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  1. 1. HawaiiThe island of Hawaii is composedof five volcanoes: Kohala, Hualalai,Mauna Kea, Mauna Loa andKilauea. We visited the last 3.
  2. 2. Mauna KeaLast erupted 4,500 years agoTallest volcano on EarthCharacterized by abundant cinderconesKnown for the astronomicalobservatories on its summit
  3. 3. Mauna KeaGlacial features on Mauna Kea.Yes, there were glaciers on MaunaKea. No, you can’t see much in thisphoto.
  4. 4. Puu MahanaTo get an idea as to what the insideof a cinder cone (sort of) looks like,we visit one of only two greensand beaches in the world. Thisbeach represents an eroded littoralcone, caused by the interaction offlowing lava (associated withMauna Loa) and seawater.
  5. 5. Green Sand BeachThe ash that eroded to produce thebeach.
  6. 6. Black Sand atPunalu’uFor comparison to the green sand,here turtles are relaxing on a blacksand beach. The black sand formsat a point where lava entered thesea and cooled very quickly.
  7. 7. Mauna LoaTallest mountain in the world (ifyou measure from the seafloor)Last erupted in 1984Covered with multi-colored lavaflows
  8. 8. ObservatoryAt just over 11,000 feet is theNational Oceanic and AtmosphericAdministration’s Mauna LoaObservatory. The observatory hasbeen measuring atmospheric gases,particles and solar radiation sincethe 1950s.
  9. 9. ObservatoryChinese experiment station
  10. 10. ObservatoryThe original 1950s carbon dioxidemonitor
  11. 11. ObservatoryWater-mist fire extinguisher.Computer geeks like these becausethe extinguishing agent doesn’tconduct electricity and it doesn’tmake a mess like a regular multi-purpose dry chemical extinguisher.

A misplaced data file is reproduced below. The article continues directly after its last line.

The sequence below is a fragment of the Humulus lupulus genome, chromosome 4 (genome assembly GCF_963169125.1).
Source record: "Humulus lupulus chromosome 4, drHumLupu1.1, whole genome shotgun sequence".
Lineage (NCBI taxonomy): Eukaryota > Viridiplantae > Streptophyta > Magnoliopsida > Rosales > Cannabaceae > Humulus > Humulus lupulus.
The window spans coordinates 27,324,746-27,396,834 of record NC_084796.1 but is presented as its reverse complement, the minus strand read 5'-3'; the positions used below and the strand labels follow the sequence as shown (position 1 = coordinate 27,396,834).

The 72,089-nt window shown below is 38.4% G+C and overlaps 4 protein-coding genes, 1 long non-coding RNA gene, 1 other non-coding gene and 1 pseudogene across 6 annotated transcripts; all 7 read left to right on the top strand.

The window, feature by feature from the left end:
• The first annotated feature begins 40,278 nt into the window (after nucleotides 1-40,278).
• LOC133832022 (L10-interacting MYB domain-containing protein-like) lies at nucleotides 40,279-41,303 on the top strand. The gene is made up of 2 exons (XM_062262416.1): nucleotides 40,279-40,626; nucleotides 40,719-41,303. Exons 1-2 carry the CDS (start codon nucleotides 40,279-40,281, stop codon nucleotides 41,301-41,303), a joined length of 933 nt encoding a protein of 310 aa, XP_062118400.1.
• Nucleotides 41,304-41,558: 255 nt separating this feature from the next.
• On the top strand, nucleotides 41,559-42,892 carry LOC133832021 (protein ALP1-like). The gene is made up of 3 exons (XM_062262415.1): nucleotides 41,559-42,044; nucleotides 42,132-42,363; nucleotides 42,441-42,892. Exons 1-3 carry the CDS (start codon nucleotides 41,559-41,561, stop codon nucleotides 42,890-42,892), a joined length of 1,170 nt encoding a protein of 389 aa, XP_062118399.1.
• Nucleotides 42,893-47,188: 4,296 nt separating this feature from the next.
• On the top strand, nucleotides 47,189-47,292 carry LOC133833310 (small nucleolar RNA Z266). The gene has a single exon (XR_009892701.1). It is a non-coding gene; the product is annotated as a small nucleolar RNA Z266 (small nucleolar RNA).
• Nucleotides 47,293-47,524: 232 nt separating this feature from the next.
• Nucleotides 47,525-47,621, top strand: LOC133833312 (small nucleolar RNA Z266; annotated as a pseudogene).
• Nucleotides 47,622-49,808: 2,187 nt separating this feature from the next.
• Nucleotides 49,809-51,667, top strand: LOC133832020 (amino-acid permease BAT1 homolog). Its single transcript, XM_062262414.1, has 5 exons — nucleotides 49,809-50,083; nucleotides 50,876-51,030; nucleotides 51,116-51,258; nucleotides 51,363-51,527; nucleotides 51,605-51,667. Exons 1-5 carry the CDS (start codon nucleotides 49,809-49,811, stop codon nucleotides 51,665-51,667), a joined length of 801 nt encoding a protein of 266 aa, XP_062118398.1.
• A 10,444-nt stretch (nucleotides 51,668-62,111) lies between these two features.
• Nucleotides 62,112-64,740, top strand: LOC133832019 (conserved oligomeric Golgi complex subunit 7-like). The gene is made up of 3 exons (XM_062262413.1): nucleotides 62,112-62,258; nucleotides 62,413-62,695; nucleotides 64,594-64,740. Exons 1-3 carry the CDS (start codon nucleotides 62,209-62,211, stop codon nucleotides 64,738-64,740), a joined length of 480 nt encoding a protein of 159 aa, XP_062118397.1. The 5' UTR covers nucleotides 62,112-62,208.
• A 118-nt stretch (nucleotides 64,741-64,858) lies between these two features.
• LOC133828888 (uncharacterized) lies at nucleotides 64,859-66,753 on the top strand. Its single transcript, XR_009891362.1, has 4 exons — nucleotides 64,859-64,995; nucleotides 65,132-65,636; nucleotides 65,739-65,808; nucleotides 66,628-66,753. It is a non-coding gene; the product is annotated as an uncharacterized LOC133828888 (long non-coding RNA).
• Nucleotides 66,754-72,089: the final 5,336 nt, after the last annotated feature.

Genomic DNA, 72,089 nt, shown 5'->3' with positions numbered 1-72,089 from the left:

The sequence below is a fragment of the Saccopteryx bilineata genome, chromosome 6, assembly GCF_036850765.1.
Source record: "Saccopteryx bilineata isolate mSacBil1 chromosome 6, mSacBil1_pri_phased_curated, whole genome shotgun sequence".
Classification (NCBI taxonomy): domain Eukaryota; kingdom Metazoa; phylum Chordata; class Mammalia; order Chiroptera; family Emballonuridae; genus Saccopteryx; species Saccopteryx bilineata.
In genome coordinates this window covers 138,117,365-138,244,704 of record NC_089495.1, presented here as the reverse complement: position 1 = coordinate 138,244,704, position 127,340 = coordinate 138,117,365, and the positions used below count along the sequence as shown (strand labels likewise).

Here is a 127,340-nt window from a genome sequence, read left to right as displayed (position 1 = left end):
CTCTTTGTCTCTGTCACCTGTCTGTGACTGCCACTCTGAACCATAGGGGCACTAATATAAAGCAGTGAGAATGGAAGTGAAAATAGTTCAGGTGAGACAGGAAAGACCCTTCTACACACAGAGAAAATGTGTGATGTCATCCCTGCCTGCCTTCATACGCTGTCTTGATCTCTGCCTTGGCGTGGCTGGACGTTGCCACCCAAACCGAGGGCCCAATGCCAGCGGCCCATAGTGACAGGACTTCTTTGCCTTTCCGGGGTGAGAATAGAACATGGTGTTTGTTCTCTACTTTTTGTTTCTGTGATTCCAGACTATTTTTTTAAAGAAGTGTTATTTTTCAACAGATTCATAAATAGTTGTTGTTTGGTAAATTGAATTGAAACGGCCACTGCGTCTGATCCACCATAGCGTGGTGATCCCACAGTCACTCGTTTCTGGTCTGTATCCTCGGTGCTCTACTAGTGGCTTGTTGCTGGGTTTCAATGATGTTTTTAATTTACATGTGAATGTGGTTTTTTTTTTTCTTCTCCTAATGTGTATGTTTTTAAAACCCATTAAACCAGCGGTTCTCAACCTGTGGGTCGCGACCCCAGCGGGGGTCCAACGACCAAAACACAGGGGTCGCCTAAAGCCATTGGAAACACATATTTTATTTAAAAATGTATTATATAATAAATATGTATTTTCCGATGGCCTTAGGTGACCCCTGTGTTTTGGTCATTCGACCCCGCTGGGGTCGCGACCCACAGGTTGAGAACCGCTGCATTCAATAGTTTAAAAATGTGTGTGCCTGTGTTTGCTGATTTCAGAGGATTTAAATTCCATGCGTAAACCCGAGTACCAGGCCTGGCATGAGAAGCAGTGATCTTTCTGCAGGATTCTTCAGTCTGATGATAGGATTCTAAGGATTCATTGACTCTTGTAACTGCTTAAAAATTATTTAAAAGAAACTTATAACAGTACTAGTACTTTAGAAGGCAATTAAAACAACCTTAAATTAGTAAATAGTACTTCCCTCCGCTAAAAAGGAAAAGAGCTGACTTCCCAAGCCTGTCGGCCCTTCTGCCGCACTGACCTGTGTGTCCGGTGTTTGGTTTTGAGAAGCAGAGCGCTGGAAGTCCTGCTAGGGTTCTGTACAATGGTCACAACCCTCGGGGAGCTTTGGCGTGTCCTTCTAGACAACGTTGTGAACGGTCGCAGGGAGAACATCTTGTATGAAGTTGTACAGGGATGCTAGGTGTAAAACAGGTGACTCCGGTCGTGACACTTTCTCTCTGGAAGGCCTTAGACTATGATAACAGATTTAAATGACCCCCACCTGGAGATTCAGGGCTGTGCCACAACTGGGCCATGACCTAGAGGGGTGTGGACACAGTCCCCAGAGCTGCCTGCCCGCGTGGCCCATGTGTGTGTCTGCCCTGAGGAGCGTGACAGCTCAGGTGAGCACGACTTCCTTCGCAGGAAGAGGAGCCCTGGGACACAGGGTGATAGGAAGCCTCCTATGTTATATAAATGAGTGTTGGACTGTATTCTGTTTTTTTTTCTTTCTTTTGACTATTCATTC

12. 12. Mauna LoaIn 1935, stone walls were built in anattempt to contain lava flows
  13. 13. KilaueaOne of the most active volcanoeson EarthHas been erupting continuouslysince 1983
  14. 14. A large block of the Kilauea rim has partially slumped into thecaldera. Steam escapes from vents all over this slumped area.
  15. 15. The Sulphur BanksVents, known as solfatars, emit gases, including sulfur dioxide, hydrogen sulfide and carbon dioxide.Condensation of these emissions leaves deposits of yellow sulfur, red hematite and white opal.
  16. 16. Sulphur Banks
  17. 17. Sulphur Banks
  18. 18. Sulphur Banks
  19. 19. Sulphur Banks
  20. 20. Sulphur Banks
  21. 21. Halemaumau Crater: Currently active, with a lava lake about 600feet below its rim.
  22. 22. Halemaumau Crater during the day
  23. 23. And at night
  24. 24. With a full moon
  25. 25. The Hawaiian Volcano Observatory with its “Crisis Center” on top.
  26. 26. Kilauea Iki: site of a spectacular eruption in 1959. The eruptionfilled a valley with a lava lake over 400 feet deep.
  27. 27. Kilauea Iki valley today. The cooled lava lake is in the foreground. The sourceof the lava fountains is in the background. Steam rising from HalemaumauCrater is visible in the distance.
  28. 28. Kilauea Iki
  29. 29. Kilauea IkiThe red hole is the location of the 1959 eruption.
  30. 30. Kilauea Iki
  31. 31. Rolling surface of the lava lake at Kilauea Iki.
  32. 32. Cooling lava lake surface broken up like sea ice
  33. 33. The high lava mark in the Kilauea Iki valley
  34. 34. Borings installed by the U.S. Geological Survey to monitor the cooling of thelava lake at Kilauea Iki. It was still partially molten until around 1990.
  35. 35. Janice self-extricating from a fissure at Kilauea Iki.
  36. 36. Pauahi Crater: An eruption in the 1970s partially filled this valleywith lava. The high lava mark is visible on the far wall.
  37. 37. Ohia Tree: Common on the island of Hawaii. One of the first plantsto colonize a recently emplaced lava flow.
  38. 38. Tree mold: actual lava and mold (somebody added the tree).
  39. 39. Tree mold (tree removed)
  40. 40. Ancient Hawaiian petroglyph (no, I didn’t do it)
  41. 41. Structure destroyed by lava flow
  42. 42. Ropy lava
  43. 43. Cross section showing banding in lava
  44. 44. Approaching the ocean entry
  45. 45. Flowing lava!
  46. 46. Lava
  47. 47. Lava
  48. 48. Near (actually, on top of) flowing lava
  49. 49. Lava
  50. 50. Lava
  51. 51. Lava
  52. 52. Lava
  53. 53. Ocean entry
  54. 54. Ocean Entry
  55. 55. Ocean entry
  56. 56. Ocean entry
  57. 57. Ocean entry